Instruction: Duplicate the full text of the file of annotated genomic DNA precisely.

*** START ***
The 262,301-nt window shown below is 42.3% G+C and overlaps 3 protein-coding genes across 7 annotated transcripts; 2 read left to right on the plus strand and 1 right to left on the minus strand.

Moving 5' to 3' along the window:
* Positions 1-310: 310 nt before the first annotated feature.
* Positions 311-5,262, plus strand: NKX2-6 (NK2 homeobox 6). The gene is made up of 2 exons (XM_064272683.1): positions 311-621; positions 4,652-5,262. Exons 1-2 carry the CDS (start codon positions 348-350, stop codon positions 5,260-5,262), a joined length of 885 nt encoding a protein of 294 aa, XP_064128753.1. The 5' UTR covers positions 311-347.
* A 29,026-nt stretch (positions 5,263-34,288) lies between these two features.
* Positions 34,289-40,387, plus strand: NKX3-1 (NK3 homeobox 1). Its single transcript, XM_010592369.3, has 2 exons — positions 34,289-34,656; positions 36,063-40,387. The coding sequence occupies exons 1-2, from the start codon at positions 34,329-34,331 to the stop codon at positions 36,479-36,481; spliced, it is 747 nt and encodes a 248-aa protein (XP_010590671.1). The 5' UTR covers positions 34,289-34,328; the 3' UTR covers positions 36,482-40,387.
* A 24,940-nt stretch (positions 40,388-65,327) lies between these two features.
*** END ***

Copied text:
The 262,301-nt window shown below is 42.3% G+C and overlaps 3 protein-coding genes across 7 annotated transcripts; 2 read left to right on the plus strand and 1 right to left on the minus strand.

Moving 5' to 3' along the window:
* Positions 1-310: 310 nt before the first annotated feature.
* Positions 311-5,262, plus strand: NKX2-6 (NK2 homeobox 6). The gene is made up of 2 exons (XM_064272683.1): positions 311-621; positions 4,652-5,262. Exons 1-2 carry the CDS (start codon positions 348-350, stop codon positions 5,260-5,262), a joined length of 885 nt encoding a protein of 294 aa, XP_064128753.1. The 5' UTR covers positions 311-347.
* A 29,026-nt stretch (positions 5,263-34,288) lies between these two features.
* Positions 34,289-40,387, plus strand: NKX3-1 (NK3 homeobox 1). Its single transcript, XM_010592369.3, has 2 exons — positions 34,289-34,656; positions 36,063-40,387. The coding sequence occupies exons 1-2, from the start codon at positions 34,329-34,331 to the stop codon at positions 36,479-36,481; spliced, it is 747 nt and encodes a 248-aa protein (XP_010590671.1). The 5' UTR covers positions 34,289-34,328; the 3' UTR covers positions 36,482-40,387.
* A 24,940-nt stretch (positions 40,388-65,327) lies between these two features.